Wound healing is such a complex process that many potential factors can delay actual healing, including the presence of bacteria. Increasing evidence shows that some bacteria within chronic wounds live within biofilm communities in which bacteria are protected from host defenses and develop resistance to systemic antibiotic treatment.1 Bacteria in biofilm behave differently from planktonic bacteria of the same organism in terms of their response to antibiotic treatment and human immunity.2,3 The biofilm is formed when a group of microorganisms stick to each other and become embedded within a self-produced matrix of extracellular polymeric substance composed of extracellular DNA, polysaccharides, and proteins.3 Among the most common biofilm-forming bacteria are Staphylococcus aureus and Pseudomonas aeruginosa.2 In order to disrupt biofilm within a wound, an agent must kill the bacteria and decrease the polysaccharides and proteins in the extracellular matrix of the biofilm.
Removing Deterrents Without Adding Potentially Harmful Agents: A New Paradigm for Effective Wound Healing
Understanding the Presence of Biofilms in Wound Healing: Opportunities for Intervention
Although the exact role of biofilm in chronic wound healing remains unclear, treatments that kill microorganisms within biofilms and disrupt the extracellular matrix of the biofilm may aid in the healing of chronic wounds.4 Hypochlorous acid is a naturally occurring small molecule generated by white blood cells in the human body. In vitro testing has shown hypochlorous acid to rapidly kill important wound pathogens, including antibiotic-resistant, methicillin-resistant Staphylococcus aureus (MRSA) and Pseudomonas aeruginosa. The time for inactivating these organisms is extremely rapid (< 30 seconds).4
An important attribute of the human body’s immune system is its ability to instigate a rapid attack against invading pathogens by releasing highly potent oxidized molecules such as hypochlorous acid. After engulfing the invading pathogens, neutrophils release an oxidative burst of hypochlorous acid that very quickly destroys the engulfed bacteria, virus, or fungi. The hypochlorous acid, produced by neutrophils, kills microorganisms by binding to critical cell membrane components and affecting cell permeability. This leads to the rupture of the cell membrane and subsequent disintegration of cells.4 The purpose of this study was to test the efficacy of hypochlorous acid (Vashe Wound Cleanser, SteadMed Medical LLC, Fort Worth, Texas) as an agent to disrupt Staphylococcus aureus biofilm in a recognized biofilm model.5
Study Methods Used
1) Staphylococcus aureus biofilms were produced by circulating nutrient broth [casamino acid (0.1 g/l); yeast extract (0.1 g/l); MgS04.2H2O (0.2 g/l); FeSO4.7H2O (0.0005 g/l); Na2HPO4 (1.25g/l); KH2PO4 (0.5 g/l); lactose (0.025 g/l)] through Tygon® tubing for 12 hours. 2) 5-10 ml of Staphylococcus aureus culture (108 colony-forming unit [CFU]/ml) was circulated through the tubing. 3) Biofilms were treated with hypochlorous acid for 1, 3, 5, 7, and 10 minutes. 4) After each treatment, 2 cm2 pieces of tube were cut and neutralized, and bacterial numbers, residual protein, and carbohydrate content measured.4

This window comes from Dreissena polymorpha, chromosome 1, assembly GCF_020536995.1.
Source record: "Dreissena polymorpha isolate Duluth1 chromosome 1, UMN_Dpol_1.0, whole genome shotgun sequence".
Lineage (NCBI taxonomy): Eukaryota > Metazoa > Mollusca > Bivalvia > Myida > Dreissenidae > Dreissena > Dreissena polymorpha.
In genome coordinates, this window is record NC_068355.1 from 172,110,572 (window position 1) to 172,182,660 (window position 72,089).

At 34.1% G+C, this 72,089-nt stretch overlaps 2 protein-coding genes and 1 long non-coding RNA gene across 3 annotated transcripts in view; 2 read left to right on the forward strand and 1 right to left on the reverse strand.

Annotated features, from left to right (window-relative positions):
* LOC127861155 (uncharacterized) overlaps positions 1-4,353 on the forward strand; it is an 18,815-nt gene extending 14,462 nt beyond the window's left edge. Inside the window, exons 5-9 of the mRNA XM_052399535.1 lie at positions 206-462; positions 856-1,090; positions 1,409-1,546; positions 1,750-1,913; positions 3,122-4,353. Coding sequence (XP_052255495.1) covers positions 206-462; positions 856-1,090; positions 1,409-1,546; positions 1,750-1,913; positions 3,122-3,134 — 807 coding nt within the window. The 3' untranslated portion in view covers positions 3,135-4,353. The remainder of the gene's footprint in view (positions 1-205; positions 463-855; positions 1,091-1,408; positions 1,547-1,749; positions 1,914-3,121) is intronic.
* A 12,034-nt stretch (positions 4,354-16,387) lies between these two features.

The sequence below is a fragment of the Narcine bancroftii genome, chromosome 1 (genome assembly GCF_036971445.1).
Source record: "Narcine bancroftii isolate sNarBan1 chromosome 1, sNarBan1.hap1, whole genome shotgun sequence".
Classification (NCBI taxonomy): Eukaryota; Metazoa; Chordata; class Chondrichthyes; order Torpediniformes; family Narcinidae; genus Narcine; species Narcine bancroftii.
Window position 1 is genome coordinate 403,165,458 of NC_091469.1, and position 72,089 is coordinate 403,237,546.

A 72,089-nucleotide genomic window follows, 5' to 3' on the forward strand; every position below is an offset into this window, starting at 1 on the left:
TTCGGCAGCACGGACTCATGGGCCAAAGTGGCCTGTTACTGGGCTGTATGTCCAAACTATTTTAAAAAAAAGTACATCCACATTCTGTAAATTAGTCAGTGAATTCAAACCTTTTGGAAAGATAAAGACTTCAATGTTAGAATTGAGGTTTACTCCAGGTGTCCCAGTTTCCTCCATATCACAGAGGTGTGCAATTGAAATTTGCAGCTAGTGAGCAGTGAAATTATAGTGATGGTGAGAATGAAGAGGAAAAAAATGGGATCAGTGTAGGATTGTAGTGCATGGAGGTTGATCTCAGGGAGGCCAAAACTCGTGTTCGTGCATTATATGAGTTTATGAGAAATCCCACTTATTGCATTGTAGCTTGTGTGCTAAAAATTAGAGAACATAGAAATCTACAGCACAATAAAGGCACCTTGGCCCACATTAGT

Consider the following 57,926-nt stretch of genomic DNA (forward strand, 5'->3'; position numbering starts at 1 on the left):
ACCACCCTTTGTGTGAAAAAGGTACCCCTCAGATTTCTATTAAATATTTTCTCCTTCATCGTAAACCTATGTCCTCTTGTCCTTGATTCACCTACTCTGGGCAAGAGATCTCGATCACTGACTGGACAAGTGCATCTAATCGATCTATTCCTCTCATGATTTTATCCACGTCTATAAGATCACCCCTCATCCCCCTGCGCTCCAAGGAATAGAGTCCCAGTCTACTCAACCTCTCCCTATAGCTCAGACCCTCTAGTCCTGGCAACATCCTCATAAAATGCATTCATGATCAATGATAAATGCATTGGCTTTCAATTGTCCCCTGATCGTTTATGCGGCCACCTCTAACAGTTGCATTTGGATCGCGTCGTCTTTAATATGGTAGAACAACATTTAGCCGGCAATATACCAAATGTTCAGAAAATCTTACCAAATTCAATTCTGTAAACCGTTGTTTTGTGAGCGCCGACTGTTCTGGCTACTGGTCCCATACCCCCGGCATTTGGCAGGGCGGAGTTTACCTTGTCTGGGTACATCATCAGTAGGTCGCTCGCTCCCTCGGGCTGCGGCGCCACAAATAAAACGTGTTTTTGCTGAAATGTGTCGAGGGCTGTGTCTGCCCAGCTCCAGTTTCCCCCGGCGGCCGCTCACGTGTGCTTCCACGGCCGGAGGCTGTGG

Study Results Found
1) Staphylococcus aureus bacterial numbers were reduced by > log 5 CFU/cm3 following a 1-minute exposure to hypochlorous acid. 2) A reduction of > log 6 CFU/cm3 was observed after 3, 5, 7, and 10 minutes exposure to hypochlorous acid (Figure 1). This log reduction represented complete removal of the Staphylococcus aureus biofilm. Furthermore, approximately 70% of biofilm polysaccharide and > 90% of biofilm protein was removed after 5, 7, and 10 minutes of contact time (Figures 2 and 3).4
Discussion & Conclusion
Hypochlorous acid was effective at reducing Staphylococcus aureus bacterial numbers and at disrupting the polysaccharide and protein matrix within the biofilm model. Similar data have been reported in a Pseudomonas aeruginosa biofilm model using hypochlorous acid.6 This study indicates that hypochlorous acid may assist in the management of “hard-to-heal” chronic wounds by decreasing the bacterial numbers and by penetrating and disrupting the polysaccharide/protein matrix of wound pathogen biofilms.
Martin C. Robson, MD, is emeritus professor of surgery at the University of South Florida, Tampa.
1. Edwards R, Harding KG. Bacteria and wound healing. Curr Opinion Infect Dis. 2004;17(2): 91-96.
2. Chen M, Yu Q, Sun H. Novel strategies for the prevention and treatment of biofilm. Internat J Molecular Sci. 2013;14:18488-18501. Doi:10.3390/ij,s 1409118488.
3. Hall-Stoodley L, Costerton JW, Stoodley P. Bacterial biofilms: From the natural environment to infectious diseases. Nature Reviews Microbiology. 2004;2(2):95-108.
4. Sampson MN, Rogers M, Stapleton R, Sampson CM. Penetration and disruption of Staphylococcus aureus biofilm by hypochlorous acid. Poster presented at World Union of Wound Healing Societies Congress. 2008, Toronto, Canada.
5. Pineau L, Roques C, Luc J, Michel G. Automatic washer disinfector for flexible endoscopes: A new evaluation. Endoscopy. 1997;29(5):372-379.
6. Sampson MN, Rogers M, Stapleton R, Sampson CM. Effectiveness of hypochlorous acid and glutaraldehyde high-level disinfectants against a Pseudomonas aeruginosa AER biofilm test model. Poster presented at World Union of Wound Healing Societies Congress. 2008, Toronto, Canada.